Legislative Inconsistency and the 'Smoking Out' of Illicit Motives

17 Pages Posted: 19 Aug 2015 Last revised: 25 Aug 2015

See all articles by Niels Petersen

Niels Petersen

University of Muenster – Faculty of Law; Max Planck Institute for Research on Collective Goods

Date Written: August 17, 2015

Abstract

US Constitutional law is often perceived to be an exceptional appearance in the landscape of comparative constitutional law. One main difference that is identified is that the US Supreme Court refuses to apply the proportionality test that is a central doctrinal instrument of fundamental rights jurisprudence almost everywhere else. This paper tries to show that this difference is, at least in part, overstated. Even proportionality courts do not exclusively rely on proportionality. This paper analyzes consistency arguments that are common in the case law of several proportionality courts. It examines cases from five different apex courts, arguing that the main function of consistency considerations is the “smoking out” of illicit motives. The paper first shows that the “smoking out” of illicit motives is a frequent element of the strict scrutiny test of the US Supreme Court. It then analyzes the function of consistency arguments in the jurisprudence of proportionality courts. It draws on examples from the UK Supreme Court, the Canadian Supreme Court, the German Federal Constitutional Court, the European Court of Justice, and the South African Constitutional Court. These courts use legislative inconsistency is an indication that the legislature also pursued different aims than the ones which were stated explicitly. In particular, the parliamentary majority may have been captured by interest groups, or it might have had incentives to discriminate against societal minorities.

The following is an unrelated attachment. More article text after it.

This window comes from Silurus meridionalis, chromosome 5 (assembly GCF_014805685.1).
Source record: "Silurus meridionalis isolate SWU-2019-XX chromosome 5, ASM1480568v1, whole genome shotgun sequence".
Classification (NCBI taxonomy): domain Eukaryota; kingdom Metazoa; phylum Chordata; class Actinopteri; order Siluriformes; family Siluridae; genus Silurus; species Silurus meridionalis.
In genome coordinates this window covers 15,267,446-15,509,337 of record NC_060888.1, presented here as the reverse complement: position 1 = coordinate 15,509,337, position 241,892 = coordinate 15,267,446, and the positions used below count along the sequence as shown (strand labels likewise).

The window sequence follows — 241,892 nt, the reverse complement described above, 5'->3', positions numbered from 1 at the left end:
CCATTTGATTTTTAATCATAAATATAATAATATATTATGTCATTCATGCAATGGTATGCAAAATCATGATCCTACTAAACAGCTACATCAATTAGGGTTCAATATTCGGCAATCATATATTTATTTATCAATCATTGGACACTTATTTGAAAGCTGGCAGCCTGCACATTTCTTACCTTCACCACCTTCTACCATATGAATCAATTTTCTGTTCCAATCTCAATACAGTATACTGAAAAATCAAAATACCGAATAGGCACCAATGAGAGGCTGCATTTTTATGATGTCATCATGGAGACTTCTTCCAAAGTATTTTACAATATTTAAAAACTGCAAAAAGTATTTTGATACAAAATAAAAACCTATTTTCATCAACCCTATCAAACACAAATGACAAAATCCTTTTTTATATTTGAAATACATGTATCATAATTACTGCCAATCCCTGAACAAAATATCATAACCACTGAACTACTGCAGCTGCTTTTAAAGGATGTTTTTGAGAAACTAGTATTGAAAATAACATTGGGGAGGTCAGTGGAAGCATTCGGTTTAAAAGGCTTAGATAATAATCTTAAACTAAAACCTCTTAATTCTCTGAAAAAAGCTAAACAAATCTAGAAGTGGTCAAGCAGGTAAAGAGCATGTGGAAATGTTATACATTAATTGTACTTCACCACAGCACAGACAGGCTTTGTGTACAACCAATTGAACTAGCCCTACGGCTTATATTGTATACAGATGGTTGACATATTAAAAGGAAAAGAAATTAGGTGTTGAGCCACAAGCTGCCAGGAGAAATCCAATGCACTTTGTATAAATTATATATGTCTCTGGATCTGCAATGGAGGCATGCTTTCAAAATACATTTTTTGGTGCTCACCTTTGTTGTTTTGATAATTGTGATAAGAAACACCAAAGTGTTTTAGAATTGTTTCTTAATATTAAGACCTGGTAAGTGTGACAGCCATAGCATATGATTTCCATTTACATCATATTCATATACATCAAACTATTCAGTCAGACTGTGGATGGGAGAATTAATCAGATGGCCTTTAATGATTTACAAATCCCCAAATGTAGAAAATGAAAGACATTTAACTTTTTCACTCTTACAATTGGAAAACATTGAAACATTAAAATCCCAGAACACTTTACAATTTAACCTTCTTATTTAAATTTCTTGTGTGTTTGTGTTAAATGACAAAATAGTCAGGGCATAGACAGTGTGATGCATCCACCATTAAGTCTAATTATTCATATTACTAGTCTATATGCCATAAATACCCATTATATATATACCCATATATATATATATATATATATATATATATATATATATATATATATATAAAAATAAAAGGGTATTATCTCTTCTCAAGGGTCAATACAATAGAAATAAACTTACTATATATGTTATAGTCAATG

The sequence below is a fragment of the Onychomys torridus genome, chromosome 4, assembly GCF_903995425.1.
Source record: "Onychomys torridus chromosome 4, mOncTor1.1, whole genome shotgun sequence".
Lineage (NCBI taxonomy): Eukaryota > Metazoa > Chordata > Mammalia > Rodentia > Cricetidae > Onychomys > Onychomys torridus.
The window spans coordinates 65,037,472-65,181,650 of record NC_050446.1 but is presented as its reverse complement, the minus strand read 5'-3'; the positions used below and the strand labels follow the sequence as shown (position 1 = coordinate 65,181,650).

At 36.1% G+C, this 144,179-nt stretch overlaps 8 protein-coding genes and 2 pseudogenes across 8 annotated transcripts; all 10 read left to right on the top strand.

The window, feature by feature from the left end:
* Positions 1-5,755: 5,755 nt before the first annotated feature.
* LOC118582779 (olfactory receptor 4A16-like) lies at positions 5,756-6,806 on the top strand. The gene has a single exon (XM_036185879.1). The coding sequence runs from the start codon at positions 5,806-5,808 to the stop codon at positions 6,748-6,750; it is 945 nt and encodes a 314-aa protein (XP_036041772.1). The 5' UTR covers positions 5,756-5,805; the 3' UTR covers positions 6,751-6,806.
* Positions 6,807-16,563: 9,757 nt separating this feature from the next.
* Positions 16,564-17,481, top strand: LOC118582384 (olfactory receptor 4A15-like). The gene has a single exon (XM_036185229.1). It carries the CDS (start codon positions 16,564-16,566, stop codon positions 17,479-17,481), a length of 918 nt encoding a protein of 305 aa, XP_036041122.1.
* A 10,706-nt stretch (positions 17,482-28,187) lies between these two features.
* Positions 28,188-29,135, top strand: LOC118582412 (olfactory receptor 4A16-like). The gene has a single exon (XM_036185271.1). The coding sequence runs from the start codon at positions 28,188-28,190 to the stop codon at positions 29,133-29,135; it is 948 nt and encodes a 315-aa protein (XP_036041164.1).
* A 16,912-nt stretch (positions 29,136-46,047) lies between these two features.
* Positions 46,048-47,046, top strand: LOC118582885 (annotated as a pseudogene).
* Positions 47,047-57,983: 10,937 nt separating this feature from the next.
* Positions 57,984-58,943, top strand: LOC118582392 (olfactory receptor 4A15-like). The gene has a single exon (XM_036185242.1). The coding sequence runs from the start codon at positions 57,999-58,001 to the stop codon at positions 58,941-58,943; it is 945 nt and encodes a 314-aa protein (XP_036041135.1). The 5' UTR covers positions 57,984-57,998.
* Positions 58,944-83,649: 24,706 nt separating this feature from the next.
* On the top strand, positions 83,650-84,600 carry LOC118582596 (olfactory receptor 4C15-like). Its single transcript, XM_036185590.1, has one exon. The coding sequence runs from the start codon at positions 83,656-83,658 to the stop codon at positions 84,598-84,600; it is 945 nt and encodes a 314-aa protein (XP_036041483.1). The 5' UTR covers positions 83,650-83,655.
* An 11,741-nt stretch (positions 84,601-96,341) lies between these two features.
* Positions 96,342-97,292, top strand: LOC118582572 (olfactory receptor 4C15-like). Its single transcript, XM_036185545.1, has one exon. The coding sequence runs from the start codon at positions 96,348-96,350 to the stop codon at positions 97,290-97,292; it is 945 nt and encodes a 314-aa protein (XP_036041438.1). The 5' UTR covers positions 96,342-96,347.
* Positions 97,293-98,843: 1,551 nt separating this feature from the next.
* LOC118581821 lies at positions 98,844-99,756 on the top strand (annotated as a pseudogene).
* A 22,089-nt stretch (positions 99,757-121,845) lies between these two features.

Keywords: consistency, coherency, proportionality, comparative constitutional law, strict scrutiny, capture, Germany, Canada, South Africa, United Kingdom

Suggested Citation

Petersen, Niels, Legislative Inconsistency and the 'Smoking Out' of Illicit Motives (August 17, 2015). American Journal of Comparative Law, Vol. 63, 2015, Forthcoming. Available at SSRN: https://ssrn.com/abstract=2645801 or http://dx.doi.org/10.2139/ssrn.2645801

Niels Petersen (Contact Author)

University of Muenster – Faculty of Law ( email )

Germany

HOME PAGE: http://www.nielspetersen.net

Max Planck Institute for Research on Collective Goods ( email )

Germany

HOME PAGE: http://www.coll.mpg.de/team/page/niels_petersen

Register to save articles to
your library

Register

Paper statistics

Downloads
46
Abstract Views
299
PlumX Metrics